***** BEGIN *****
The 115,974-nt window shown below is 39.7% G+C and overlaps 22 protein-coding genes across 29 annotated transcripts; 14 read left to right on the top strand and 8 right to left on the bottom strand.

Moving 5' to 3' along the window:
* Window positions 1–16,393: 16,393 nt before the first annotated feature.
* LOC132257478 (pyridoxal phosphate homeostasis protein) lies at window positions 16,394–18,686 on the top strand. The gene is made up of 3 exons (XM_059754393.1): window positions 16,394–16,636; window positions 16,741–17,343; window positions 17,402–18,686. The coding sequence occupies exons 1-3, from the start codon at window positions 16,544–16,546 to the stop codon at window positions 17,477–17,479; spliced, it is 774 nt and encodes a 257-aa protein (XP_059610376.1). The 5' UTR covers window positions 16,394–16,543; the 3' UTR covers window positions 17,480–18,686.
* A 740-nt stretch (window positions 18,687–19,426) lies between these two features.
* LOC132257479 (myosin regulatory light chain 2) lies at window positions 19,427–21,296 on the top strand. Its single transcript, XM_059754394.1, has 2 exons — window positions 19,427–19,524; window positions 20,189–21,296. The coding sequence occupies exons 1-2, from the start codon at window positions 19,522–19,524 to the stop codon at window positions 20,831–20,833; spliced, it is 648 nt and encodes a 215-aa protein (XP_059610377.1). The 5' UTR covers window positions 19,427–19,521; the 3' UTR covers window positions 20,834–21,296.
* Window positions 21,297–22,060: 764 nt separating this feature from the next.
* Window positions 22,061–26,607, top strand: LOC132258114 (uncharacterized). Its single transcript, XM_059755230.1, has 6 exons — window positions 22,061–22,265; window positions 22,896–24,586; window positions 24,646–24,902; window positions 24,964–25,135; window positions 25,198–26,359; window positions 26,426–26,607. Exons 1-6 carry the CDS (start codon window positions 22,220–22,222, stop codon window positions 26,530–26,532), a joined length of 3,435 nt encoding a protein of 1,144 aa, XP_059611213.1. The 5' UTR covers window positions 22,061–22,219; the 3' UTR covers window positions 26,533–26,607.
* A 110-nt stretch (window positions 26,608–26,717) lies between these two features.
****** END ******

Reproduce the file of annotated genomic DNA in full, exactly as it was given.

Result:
The 115,974-nt window shown below is 39.7% G+C and overlaps 22 protein-coding genes across 29 annotated transcripts; 14 read left to right on the top strand and 8 right to left on the bottom strand.

Moving 5' to 3' along the window:
* Window positions 1–16,393: 16,393 nt before the first annotated feature.
* LOC132257478 (pyridoxal phosphate homeostasis protein) lies at window positions 16,394–18,686 on the top strand. The gene is made up of 3 exons (XM_059754393.1): window positions 16,394–16,636; window positions 16,741–17,343; window positions 17,402–18,686. The coding sequence occupies exons 1-3, from the start codon at window positions 16,544–16,546 to the stop codon at window positions 17,477–17,479; spliced, it is 774 nt and encodes a 257-aa protein (XP_059610376.1). The 5' UTR covers window positions 16,394–16,543; the 3' UTR covers window positions 17,480–18,686.
* A 740-nt stretch (window positions 18,687–19,426) lies between these two features.
* LOC132257479 (myosin regulatory light chain 2) lies at window positions 19,427–21,296 on the top strand. Its single transcript, XM_059754394.1, has 2 exons — window positions 19,427–19,524; window positions 20,189–21,296. The coding sequence occupies exons 1-2, from the start codon at window positions 19,522–19,524 to the stop codon at window positions 20,831–20,833; spliced, it is 648 nt and encodes a 215-aa protein (XP_059610377.1). The 5' UTR covers window positions 19,427–19,521; the 3' UTR covers window positions 20,834–21,296.
* Window positions 21,297–22,060: 764 nt separating this feature from the next.
* Window positions 22,061–26,607, top strand: LOC132258114 (uncharacterized). Its single transcript, XM_059755230.1, has 6 exons — window positions 22,061–22,265; window positions 22,896–24,586; window positions 24,646–24,902; window positions 24,964–25,135; window positions 25,198–26,359; window positions 26,426–26,607. Exons 1-6 carry the CDS (start codon window positions 22,220–22,222, stop codon window positions 26,530–26,532), a joined length of 3,435 nt encoding a protein of 1,144 aa, XP_059611213.1. The 5' UTR covers window positions 22,061–22,219; the 3' UTR covers window positions 26,533–26,607.
* A 110-nt stretch (window positions 26,608–26,717) lies between these two features.